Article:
López-Buchardo, Carlos, Argentine composer; b. Buenos Aires, Oct. 12, 1881; d. there, April 21, 1948. He studied piano, violin, and harmony in Buenos Aires and composition with Albert Roussel in Paris. He was founder-director of the National Cons. in Buenos Aires (1924–48); also founded the school of fine arts at the Univ. of La Plata, where he was a prof. of harmony. His music is set in a vivid style, rooted in national folk song; particularly successful in this respect is his symphonic suite Escenas argentinas (Buenos Aires, Aug. 12, 1922). His other works are the opera El sueno de alma (Buenos Aires, Aug. 4, 1914; won the Municipal Prize); 3 lyric comedies: Madama Lynch (1932), La perichona (1933), and Amalia (1935); several piano pieces in an Argentine folk manner; songs.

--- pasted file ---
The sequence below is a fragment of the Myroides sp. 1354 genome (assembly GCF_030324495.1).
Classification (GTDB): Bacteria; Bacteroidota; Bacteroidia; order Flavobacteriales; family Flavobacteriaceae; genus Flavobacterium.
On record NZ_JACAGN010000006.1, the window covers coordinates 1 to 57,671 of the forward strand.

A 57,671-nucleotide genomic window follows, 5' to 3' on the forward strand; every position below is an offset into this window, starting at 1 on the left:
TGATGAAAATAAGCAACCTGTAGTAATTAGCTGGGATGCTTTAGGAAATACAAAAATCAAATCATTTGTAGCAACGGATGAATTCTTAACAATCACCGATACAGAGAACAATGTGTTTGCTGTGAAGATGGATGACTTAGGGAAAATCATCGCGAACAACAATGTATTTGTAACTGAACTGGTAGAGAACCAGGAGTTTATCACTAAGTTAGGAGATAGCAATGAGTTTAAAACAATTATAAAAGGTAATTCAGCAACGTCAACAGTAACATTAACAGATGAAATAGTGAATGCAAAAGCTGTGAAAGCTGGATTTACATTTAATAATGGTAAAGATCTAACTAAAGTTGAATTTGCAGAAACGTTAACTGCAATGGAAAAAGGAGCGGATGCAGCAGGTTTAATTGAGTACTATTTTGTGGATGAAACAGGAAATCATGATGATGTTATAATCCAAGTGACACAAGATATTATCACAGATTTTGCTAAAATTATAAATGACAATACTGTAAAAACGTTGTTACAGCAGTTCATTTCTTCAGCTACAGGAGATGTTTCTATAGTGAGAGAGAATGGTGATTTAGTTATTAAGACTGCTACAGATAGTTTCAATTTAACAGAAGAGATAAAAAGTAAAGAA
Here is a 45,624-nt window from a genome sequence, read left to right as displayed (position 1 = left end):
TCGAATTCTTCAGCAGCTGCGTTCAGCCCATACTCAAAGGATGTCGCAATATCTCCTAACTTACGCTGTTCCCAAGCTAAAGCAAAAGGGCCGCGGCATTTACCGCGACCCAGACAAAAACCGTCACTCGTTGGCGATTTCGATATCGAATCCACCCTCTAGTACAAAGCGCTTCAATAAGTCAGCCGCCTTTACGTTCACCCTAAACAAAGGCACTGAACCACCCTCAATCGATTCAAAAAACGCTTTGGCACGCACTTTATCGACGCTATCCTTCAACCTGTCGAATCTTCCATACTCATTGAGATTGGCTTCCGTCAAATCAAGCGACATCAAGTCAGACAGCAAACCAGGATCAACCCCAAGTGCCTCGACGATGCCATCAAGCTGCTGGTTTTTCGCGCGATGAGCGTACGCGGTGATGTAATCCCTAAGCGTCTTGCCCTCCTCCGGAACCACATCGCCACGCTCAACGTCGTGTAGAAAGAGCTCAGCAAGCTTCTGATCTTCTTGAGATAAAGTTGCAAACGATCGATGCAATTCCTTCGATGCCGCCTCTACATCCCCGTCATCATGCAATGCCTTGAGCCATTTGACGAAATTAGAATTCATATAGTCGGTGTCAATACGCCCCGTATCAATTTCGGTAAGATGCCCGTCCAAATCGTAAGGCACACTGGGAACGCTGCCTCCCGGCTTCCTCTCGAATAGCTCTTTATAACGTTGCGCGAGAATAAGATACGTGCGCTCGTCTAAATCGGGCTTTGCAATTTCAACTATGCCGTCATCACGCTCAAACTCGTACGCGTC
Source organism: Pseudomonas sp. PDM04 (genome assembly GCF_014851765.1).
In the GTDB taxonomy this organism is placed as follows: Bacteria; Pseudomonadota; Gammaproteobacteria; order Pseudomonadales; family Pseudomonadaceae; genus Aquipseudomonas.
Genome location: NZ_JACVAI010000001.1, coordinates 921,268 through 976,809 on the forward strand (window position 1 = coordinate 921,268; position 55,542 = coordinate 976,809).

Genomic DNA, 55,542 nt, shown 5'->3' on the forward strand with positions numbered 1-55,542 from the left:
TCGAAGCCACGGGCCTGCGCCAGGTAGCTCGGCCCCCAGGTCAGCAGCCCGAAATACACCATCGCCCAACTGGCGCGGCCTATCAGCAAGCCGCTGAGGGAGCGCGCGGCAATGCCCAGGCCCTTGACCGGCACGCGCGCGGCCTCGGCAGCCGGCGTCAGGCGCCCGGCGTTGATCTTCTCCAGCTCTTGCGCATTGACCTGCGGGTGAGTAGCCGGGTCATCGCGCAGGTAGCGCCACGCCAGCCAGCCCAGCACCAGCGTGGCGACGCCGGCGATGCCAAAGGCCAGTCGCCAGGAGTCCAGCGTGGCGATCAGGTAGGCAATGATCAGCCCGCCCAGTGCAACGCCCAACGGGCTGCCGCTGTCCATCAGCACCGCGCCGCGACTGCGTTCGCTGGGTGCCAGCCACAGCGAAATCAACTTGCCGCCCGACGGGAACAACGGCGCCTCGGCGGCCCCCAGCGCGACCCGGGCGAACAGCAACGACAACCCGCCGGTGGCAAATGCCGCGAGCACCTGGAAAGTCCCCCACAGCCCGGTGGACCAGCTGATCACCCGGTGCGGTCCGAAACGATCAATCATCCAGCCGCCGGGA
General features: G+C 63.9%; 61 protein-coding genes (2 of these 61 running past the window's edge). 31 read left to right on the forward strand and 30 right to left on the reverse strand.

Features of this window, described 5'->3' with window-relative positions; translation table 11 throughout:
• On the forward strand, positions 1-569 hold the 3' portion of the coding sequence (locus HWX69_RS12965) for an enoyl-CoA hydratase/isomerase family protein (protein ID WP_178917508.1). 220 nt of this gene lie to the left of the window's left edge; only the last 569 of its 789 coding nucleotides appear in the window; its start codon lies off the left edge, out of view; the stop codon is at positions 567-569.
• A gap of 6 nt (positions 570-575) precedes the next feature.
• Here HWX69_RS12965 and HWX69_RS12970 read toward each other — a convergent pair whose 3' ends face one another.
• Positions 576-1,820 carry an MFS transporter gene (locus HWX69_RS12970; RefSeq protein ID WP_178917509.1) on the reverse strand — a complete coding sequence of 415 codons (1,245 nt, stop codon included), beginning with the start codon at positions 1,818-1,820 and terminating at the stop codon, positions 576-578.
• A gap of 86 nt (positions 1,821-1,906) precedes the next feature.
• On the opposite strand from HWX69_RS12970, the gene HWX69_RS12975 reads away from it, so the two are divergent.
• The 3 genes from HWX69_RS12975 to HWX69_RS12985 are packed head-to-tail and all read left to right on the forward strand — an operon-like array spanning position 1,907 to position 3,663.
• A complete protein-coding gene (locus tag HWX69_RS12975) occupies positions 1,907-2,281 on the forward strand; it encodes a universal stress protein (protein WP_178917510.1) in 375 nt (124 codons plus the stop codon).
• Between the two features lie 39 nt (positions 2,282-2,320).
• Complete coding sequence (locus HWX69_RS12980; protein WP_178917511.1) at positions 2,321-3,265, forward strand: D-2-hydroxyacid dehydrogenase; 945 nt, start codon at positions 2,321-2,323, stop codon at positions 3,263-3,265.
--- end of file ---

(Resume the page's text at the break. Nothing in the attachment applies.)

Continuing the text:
—Nicolas Slonimsky/Laura Kuhn/Dennis McIntire
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